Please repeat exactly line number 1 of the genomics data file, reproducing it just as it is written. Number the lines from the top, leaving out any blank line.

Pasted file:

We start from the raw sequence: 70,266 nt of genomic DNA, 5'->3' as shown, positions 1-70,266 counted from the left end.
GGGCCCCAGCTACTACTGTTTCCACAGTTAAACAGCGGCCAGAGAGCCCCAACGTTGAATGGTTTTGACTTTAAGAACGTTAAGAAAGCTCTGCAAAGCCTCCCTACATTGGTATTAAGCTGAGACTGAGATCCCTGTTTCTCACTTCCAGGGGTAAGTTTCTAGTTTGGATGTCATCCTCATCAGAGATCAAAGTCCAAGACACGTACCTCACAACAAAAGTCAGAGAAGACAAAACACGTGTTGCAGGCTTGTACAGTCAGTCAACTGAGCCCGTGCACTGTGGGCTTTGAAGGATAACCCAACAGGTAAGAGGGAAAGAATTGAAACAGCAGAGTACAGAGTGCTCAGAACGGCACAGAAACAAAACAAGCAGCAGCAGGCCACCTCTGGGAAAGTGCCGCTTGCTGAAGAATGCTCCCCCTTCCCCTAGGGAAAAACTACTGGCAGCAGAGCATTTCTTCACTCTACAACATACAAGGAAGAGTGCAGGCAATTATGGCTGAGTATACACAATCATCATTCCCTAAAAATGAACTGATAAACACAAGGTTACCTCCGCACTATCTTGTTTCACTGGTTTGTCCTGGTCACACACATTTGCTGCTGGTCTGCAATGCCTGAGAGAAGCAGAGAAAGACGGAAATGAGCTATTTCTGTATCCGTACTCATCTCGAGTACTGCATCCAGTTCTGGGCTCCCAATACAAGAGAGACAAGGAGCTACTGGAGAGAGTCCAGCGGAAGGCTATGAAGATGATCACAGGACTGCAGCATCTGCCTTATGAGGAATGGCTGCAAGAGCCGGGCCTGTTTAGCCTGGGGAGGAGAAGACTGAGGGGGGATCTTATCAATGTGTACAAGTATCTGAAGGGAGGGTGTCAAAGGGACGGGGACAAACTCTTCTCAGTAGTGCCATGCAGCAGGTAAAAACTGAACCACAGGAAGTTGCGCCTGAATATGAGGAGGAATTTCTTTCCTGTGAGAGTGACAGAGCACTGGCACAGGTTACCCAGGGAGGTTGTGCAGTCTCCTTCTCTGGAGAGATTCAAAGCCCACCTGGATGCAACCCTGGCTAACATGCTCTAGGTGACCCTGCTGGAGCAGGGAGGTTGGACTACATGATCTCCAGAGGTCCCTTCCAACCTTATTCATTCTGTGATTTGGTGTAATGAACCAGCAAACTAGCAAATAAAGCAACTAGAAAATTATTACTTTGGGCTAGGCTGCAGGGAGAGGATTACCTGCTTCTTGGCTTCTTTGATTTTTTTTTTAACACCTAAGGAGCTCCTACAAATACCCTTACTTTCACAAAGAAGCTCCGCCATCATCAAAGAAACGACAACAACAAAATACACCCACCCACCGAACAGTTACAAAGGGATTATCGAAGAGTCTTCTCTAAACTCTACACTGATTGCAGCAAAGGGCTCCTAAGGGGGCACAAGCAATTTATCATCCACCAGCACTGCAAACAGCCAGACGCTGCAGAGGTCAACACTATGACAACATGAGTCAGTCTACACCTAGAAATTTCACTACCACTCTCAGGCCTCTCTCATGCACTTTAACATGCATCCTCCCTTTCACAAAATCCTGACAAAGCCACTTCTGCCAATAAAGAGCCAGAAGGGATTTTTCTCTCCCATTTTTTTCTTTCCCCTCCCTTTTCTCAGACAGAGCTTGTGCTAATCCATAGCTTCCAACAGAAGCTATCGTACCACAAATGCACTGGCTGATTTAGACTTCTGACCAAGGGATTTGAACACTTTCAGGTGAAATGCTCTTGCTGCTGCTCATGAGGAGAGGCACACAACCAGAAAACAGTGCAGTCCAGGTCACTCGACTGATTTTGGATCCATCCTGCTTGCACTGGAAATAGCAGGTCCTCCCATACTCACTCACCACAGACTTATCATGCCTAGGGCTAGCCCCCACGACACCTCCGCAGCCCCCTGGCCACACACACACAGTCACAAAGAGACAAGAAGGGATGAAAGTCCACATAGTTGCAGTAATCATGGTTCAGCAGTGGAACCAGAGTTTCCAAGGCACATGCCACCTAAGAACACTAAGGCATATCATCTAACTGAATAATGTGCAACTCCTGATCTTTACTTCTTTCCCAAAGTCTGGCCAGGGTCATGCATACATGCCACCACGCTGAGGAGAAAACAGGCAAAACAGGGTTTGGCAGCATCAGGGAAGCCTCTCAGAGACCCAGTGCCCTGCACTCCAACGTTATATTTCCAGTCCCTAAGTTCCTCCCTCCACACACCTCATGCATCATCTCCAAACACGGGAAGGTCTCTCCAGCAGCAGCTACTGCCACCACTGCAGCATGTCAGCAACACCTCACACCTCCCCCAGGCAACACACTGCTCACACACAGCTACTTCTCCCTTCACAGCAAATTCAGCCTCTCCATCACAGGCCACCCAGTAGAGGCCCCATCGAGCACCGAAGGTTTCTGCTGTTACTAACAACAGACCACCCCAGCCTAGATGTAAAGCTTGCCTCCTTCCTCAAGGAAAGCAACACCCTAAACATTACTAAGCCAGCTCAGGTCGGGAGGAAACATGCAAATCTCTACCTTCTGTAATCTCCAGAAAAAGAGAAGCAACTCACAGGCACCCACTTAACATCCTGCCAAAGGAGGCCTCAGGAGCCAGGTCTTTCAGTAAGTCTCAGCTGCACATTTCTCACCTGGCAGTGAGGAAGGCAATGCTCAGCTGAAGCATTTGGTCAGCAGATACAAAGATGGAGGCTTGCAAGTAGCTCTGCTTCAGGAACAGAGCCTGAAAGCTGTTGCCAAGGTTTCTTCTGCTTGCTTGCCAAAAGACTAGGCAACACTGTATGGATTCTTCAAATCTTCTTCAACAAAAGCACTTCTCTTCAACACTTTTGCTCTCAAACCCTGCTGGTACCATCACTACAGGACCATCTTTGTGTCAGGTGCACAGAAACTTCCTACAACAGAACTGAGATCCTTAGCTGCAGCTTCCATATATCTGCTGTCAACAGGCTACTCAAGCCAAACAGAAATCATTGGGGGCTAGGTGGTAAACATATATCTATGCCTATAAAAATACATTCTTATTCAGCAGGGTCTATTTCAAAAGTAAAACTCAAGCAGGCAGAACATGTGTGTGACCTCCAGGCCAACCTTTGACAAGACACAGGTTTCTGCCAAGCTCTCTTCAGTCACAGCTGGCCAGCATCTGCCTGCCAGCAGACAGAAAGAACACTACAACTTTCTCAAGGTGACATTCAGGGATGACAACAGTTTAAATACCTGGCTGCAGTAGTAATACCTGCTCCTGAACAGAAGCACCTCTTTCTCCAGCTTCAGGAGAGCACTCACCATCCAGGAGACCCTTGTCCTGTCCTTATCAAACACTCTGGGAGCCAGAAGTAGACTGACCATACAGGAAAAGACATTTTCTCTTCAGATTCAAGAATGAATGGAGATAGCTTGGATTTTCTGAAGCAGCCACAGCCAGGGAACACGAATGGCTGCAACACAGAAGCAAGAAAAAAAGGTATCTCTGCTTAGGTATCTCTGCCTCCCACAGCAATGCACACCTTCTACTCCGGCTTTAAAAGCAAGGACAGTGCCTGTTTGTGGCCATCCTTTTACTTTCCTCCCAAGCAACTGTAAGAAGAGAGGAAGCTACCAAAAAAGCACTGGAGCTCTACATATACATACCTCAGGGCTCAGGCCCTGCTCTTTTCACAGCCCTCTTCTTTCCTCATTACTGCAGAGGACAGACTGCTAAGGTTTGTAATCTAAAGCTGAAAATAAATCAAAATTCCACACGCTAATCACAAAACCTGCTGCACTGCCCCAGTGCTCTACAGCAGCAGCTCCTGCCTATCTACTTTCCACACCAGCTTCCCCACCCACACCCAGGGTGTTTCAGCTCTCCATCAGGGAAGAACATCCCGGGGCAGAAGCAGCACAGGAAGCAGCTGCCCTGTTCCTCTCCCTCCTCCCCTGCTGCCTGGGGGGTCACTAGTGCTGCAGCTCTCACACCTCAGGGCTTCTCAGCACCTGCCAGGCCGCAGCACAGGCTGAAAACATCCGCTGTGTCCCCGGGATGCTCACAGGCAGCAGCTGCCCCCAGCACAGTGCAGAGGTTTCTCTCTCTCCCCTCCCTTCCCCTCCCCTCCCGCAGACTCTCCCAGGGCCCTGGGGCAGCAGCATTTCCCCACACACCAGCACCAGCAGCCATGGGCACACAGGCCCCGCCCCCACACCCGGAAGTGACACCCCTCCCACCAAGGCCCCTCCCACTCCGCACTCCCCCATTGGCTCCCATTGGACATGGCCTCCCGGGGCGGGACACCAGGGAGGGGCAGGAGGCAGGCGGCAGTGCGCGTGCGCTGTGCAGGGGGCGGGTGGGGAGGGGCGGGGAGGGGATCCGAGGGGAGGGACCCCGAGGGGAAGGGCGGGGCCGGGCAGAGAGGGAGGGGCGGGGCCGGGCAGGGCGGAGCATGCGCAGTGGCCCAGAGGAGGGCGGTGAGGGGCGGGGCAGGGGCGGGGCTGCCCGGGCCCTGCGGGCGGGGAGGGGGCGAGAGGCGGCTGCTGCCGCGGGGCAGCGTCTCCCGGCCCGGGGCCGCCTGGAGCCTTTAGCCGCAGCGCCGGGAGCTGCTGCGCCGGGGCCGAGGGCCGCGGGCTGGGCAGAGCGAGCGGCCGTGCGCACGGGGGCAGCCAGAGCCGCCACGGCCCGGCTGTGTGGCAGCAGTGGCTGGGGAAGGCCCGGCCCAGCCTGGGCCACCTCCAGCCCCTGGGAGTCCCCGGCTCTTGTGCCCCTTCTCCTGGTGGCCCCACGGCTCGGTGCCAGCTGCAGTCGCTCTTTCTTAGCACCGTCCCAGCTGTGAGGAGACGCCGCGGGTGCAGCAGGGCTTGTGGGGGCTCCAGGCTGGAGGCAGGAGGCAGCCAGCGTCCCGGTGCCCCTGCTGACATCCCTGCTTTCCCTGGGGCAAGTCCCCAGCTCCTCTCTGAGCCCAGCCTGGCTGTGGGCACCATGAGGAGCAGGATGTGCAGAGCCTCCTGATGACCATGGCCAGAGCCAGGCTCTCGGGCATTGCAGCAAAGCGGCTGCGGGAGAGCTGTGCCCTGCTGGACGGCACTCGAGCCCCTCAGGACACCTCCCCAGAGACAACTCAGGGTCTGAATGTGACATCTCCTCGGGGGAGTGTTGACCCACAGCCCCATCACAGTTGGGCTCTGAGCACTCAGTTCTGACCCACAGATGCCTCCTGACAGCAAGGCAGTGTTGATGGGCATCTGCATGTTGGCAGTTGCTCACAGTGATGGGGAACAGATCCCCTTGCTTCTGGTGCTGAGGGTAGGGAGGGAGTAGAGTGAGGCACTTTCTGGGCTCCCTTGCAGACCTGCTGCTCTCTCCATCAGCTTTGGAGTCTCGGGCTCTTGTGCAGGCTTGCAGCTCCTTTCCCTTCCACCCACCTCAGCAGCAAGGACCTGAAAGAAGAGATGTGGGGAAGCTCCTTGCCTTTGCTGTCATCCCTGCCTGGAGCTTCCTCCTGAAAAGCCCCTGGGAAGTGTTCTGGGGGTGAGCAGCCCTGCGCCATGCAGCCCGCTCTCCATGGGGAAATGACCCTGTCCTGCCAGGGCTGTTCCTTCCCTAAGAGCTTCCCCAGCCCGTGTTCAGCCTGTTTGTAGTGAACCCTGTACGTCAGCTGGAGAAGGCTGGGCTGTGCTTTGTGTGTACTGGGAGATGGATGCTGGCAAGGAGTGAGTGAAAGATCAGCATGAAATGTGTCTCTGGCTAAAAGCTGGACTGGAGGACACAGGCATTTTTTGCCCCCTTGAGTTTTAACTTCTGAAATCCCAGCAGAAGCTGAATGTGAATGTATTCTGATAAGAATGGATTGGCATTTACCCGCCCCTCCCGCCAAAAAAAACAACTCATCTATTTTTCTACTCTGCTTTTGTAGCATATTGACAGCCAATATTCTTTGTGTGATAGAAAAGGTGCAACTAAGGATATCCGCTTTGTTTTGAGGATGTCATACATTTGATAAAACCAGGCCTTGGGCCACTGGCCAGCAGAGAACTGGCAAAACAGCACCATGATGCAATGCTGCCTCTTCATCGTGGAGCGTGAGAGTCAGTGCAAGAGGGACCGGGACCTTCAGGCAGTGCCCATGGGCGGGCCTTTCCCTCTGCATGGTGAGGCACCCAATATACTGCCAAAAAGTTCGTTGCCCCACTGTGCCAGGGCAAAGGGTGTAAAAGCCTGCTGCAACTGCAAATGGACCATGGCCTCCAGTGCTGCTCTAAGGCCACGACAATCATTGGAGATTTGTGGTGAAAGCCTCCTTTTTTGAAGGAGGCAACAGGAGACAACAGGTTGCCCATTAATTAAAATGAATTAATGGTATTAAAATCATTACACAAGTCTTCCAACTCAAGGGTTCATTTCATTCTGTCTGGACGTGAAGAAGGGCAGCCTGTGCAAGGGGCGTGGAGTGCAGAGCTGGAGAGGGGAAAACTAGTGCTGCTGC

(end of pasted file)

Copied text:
We start from the raw sequence: 70,266 nt of genomic DNA, 5'->3' as shown, positions 1-70,266 counted from the left end.